What Were They Teaching? Examining the Colossian Heresy: Part 1

Editors Note: This post is in a series of 4 posts from a paper I did in my graduate studies. This is part 1 focusing specifically on the Colossians Heresy. The other two will focus on some exegesis of specific passages in Colossians.

Many have debated over every jot and tittle of the text that best reveals what might be the Colossian heresy.  Some have argued that there was, in fact, no heresy, because of the lack of indignation on Paul’s part, which is inferred from how Paul responds to the problem at the church of Galatia.[1]  The scholar who subscribes to this view (Hooker) has not found wide acceptance for taking this stance because she does not take into account the uses of the pronouns τις (2:8, 16) and μηδείς (2:18) and even a specific philosophy τῆς φιλοσοφίας.[2]

While there has been much speculation about the philosophy in the letter, the theology argued positively by Paul is crystal clear: Christ is supreme.  The theology of the letter can be grasped without being able to fully interpret the Colossian heresy, regardless of whether one thinks it’s Gnostics or Jewish influences over the church at Colossae.[3]  It is not useless to further study the differing views because it is helpful for interpretation and theology, but it is not essential if the heresy is not precisely known because Christ is greater than the philosophy perpetuated as Paul makes clear.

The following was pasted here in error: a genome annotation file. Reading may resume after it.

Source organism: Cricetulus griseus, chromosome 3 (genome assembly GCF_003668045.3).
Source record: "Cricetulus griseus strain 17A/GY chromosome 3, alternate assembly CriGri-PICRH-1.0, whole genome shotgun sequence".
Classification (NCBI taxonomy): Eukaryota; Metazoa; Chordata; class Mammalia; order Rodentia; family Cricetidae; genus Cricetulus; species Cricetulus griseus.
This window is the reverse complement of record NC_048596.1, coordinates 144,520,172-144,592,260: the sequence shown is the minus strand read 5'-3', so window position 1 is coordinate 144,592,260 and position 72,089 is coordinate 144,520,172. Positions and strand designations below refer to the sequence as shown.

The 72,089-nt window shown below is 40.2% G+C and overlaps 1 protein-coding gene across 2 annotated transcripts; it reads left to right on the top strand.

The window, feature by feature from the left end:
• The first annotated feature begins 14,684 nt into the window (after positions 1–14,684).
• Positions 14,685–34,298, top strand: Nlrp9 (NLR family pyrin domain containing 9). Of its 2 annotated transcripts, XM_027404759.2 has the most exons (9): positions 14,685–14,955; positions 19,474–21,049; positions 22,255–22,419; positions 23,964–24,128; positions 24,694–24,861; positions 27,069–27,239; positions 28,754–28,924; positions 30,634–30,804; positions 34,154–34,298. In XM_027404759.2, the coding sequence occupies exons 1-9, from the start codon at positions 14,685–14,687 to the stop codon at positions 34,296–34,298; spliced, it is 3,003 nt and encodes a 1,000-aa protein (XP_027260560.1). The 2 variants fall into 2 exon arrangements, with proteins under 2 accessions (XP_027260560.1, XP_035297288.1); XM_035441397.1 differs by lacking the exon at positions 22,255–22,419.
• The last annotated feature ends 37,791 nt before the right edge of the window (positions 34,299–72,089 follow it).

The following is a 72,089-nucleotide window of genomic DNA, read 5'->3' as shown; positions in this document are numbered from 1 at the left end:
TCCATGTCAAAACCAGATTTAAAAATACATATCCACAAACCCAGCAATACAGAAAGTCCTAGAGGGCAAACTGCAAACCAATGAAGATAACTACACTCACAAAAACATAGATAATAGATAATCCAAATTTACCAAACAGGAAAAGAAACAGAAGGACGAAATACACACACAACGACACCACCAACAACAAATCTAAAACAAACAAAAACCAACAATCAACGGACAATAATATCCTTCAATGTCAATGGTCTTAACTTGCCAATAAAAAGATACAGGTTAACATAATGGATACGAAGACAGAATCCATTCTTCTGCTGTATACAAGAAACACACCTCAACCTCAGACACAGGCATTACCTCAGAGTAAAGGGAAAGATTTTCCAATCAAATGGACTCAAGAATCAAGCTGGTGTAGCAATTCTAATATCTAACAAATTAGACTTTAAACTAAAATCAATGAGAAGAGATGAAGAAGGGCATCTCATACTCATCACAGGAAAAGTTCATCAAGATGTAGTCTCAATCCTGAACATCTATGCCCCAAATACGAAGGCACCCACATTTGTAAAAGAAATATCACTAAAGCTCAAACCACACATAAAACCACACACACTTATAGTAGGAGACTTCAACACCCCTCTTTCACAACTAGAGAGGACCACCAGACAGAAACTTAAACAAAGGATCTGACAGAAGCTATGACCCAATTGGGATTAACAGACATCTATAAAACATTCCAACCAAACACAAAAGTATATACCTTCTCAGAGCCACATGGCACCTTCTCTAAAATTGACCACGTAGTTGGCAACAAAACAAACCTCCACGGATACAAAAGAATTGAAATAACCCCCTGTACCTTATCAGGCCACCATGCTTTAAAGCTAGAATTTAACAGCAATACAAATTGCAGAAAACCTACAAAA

The Lord of heaven and earth, who made all things and in him all things hold together: he is greater than all and worthy of worship and glory.

The church at Colossae must grasp this and see that this is Paul’s desire for them to bear fruit and increase in the knowledge of God.  It is not preoccupying the thoughts of Paul, concerning how to fight against this philosophy, but he is zeroed in on those at Colossae viewing Christ correctly, which will dispel this empty teaching.  Knowing how Paul combats this philosophy theologically is enough for application and comprehension of the ideas, although interpretation of what the heresy is exactly may vary greatly.[4]

The various interpretations of what the philosophy is have value, but greater weight should be placed on the exegesis of the text and not on the scholars’ attempts to define the philosophy. This blog seeks to show the value and the caution that must be taken with handling scholarly speculation in exegesis of a text by looking at what scholars say about the text and acknowledging the lack of knowledge one may have over a mystery today, that is: “what is this heresy?”

While there has been much speculation about the philosophy in the letter, the theology argued positively by Paul is crystal clear: Christ is supreme.

To Be Continued……This post set the stage, the next will dive deeper into a few different options when it comes to the Colossian Heresy, as to what it might have been. STAY TUNED. I release a blog every Wednesday at noon.

[1]Ian K. Smith, Heavenly Perspective: A Study of the Apostle Paul’s Response to a Jewish Mystical Movement at Colossae. Library of New Testament Studies 326. (United Kingdom: T & T Clark Publishers, 2006), 20.

[2]Ibid., 20.

[3]Clinton E. Arnold, The Colossian Syncretism: The Interface between Christianity and Folk Belief at Colossae (Tübingen: J.C.B. Mohr [Paul Siebeck] 1995), 5.

[4]The terms “philosophy” and “heresy” are used interchangeably in regards to what Paul is opposing directly.

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